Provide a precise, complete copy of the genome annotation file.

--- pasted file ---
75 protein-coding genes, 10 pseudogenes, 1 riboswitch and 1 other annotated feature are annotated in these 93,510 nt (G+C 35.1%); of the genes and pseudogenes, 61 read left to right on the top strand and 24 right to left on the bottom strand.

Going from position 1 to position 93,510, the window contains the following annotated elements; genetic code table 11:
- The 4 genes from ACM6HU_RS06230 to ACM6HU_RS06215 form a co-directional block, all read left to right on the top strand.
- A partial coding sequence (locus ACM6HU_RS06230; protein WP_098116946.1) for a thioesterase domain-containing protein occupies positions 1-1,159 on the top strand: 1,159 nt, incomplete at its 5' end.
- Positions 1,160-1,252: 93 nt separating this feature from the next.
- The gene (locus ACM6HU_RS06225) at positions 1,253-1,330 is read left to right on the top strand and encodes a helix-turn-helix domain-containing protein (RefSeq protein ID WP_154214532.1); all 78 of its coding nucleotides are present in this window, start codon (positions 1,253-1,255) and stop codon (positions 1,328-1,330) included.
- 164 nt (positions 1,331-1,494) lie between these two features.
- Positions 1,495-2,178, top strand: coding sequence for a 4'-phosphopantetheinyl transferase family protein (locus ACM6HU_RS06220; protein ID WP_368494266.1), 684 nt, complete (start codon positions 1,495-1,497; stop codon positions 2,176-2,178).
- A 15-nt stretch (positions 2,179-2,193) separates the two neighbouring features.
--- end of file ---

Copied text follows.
75 protein-coding genes, 10 pseudogenes, 1 riboswitch and 1 other annotated feature are annotated in these 93,510 nt (G+C 35.1%); of the genes and pseudogenes, 61 read left to right on the top strand and 24 right to left on the bottom strand.

Going from position 1 to position 93,510, the window contains the following annotated elements; genetic code table 11:
- The 4 genes from ACM6HU_RS06230 to ACM6HU_RS06215 form a co-directional block, all read left to right on the top strand.
- A partial coding sequence (locus ACM6HU_RS06230; protein WP_098116946.1) for a thioesterase domain-containing protein occupies positions 1-1,159 on the top strand: 1,159 nt, incomplete at its 5' end.
- Positions 1,160-1,252: 93 nt separating this feature from the next.
- The gene (locus ACM6HU_RS06225) at positions 1,253-1,330 is read left to right on the top strand and encodes a helix-turn-helix domain-containing protein (RefSeq protein ID WP_154214532.1); all 78 of its coding nucleotides are present in this window, start codon (positions 1,253-1,255) and stop codon (positions 1,328-1,330) included.
- 164 nt (positions 1,331-1,494) lie between these two features.
- Positions 1,495-2,178, top strand: coding sequence for a 4'-phosphopantetheinyl transferase family protein (locus ACM6HU_RS06220; protein ID WP_368494266.1), 684 nt, complete (start codon positions 1,495-1,497; stop codon positions 2,176-2,178).
- A 15-nt stretch (positions 2,179-2,193) separates the two neighbouring features.